Over the next couple of days I’m going to review the coping strategies survey I’ve been running. I’ve had 33 participants, so it’s not a large sample, but it does represent some of the professions working in the field of chronic pain.
12.5% Social workers
29.2% Occupational therapists
12.5% Medical practitioners
20.8% Psychologists (health or clinical)
plus 4 ‘others’ – students mainly. You’ll see the total is more than 100% – rounding, or so I understand from SurveyMonkey!
The first set of questions related to defining three terms commonly used in pain management. I’ve just reviewed a paper about ‘pacing’, so it’s interesting to see how these participants defined it.
Question 1 – How do you define ‘pacing’?
15.2% Working to a pre-defined quota of time or activity task despite fluctuations of pain
45.5% Breaking an activity into smaller pieces rather than completing the entire task
45.5% Starting with an achievable pre-defined quota and gradually increasing this over time despite fluctuations of pain
Breaking activity into smaller pieces, then taking breaks as needed between sections
Managing activity levels so as to be doing the optimal amount in terms of managing pain levels (e.g., not doing too little or pushing yourself too hard)
I’m interested that the concept of pacing is related to pain intensity, and that half the respondents thought it should involve breaking a task down to avoid flare-ups. This definition would seem to confirm the place of pacing alongside passive coping strategies as McCracken & Samuels found, and the general lack of consensus that Gill & Brown identified in the literature (McCracken & Samuels, 2007; Gill & Brown, 2008).
Now I put this next question in as a bit of a red herring – I personally never use the term ‘task simplification’ with people. It comes from around the era of the term ‘pacing’, so probably in the mid-1970’s, and is related to conserving energy as you might do for something like multiple sclerosis, or chronic obstructive airways disease – in other words, where the person is unlikely to regain fitness. It’s been brought into pain management probably because of the relationship between early ways of coping with rheumatoid arthritis (in the same way as pacing was), although over time the management of rheumatoid arthritis has moved from reducing activity to maintaining activity despite flare-ups.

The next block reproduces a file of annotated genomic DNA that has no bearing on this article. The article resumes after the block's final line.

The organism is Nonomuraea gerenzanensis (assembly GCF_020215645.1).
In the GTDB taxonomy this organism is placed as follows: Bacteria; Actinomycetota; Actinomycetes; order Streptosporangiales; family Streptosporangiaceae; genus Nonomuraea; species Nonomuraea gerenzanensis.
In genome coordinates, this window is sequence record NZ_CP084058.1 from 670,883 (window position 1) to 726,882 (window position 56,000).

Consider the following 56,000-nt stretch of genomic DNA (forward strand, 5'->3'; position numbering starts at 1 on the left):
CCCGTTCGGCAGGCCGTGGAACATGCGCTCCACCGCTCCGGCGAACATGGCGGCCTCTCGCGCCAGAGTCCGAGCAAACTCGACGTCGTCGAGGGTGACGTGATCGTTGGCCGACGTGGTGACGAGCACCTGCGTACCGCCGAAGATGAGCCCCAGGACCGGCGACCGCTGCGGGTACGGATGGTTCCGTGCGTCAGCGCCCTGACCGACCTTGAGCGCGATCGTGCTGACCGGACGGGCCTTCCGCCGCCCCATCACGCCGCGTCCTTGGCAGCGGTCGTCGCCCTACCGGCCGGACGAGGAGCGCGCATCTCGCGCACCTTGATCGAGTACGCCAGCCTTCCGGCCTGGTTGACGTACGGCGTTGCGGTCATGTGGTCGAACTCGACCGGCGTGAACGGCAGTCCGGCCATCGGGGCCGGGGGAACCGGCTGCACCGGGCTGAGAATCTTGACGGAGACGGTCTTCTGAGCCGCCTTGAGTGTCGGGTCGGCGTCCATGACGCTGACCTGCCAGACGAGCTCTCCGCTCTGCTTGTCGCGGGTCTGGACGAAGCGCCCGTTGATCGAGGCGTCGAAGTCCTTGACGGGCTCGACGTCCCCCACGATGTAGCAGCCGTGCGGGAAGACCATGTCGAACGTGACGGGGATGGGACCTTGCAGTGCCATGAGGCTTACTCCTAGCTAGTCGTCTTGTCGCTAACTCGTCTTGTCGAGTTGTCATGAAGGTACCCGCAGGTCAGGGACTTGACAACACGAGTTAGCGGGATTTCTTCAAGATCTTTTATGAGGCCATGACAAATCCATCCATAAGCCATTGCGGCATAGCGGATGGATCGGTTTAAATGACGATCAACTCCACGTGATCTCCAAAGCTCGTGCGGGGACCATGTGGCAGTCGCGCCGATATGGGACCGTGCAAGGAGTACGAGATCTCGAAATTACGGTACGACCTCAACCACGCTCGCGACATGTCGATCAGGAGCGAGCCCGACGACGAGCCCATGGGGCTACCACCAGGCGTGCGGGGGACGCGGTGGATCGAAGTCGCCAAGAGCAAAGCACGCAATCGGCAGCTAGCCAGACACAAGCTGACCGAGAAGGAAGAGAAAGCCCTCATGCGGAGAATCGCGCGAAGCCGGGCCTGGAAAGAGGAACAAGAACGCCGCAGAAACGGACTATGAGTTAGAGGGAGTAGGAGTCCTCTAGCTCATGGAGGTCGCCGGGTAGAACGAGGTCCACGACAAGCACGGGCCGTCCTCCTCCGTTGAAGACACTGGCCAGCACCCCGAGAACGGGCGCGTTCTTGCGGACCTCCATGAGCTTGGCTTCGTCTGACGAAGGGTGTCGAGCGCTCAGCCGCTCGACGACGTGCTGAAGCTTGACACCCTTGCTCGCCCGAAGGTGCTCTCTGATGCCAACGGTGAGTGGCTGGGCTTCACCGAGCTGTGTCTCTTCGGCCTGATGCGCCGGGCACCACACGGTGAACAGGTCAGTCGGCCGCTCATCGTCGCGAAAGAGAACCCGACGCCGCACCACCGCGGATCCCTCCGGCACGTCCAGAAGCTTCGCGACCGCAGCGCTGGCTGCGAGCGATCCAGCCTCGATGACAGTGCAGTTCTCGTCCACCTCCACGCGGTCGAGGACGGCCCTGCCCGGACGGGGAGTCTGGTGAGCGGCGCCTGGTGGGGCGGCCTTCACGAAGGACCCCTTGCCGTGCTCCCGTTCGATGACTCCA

Question 2 – How do you define ‘task simplification’ to a client/patient?
42.4% Finding the most efficient way to carry out a task
3.0% Deciding whether a task needs to be carried out at all
36.4% Breaking a task into smaller parts
18.2% Reducing the demands of a task so that it can be carried out without flaring pain up
I don’t – I think it infers avoidance.
Task persistence is a term that isn’t often used by patients in relation to managing their pain – but is one skill that health professionals might consider important. I think it forms part of activity management because in order to increase overall activity tolerance, it’s necessary to persist over the existing ‘limit’ to a certain extent. Task persistence often needs to be used within a work situation in order to meet a deadline, achieve an outcome, or make it through to the end of a working day!
Question 3 – How do you describe ‘activity persistence’ or ‘task persistence’ to a client/patient?
15.2% Continuing with an activity until it is completed
51.5% Continuing with an activity until the pre-determined quota is reached, despite fluctuations in pain
36.4% Completing as much of an activity as is possible but not so pain flares up
I don’t use this term
Pain may increase (within tolerance) but calms down on stopping activity
This is the first part of my survey – more tomorrow on when to use different types of coping strategy. If you’ve enjoyed reading this post, and want to know more – you can click on the RSS feed link above, or you can bookmark this blog and come on back! Don’t forget to comment (I love them – it makes me feel wanted!), and let me know what you think or what you want more of.
J GILL, C BROWN (2008). A structured review of the evidence for pacing as a chronic pain intervention European Journal of Pain DOI: 10.1016/j.ejpain.2008.03.011
McCracken, L. M., & Samuel, V. M. (2007). The role of avoidance, pacing, and other activity patterns in chronic pain. Pain Vol 130(1-2) Jul 2007, 119-125.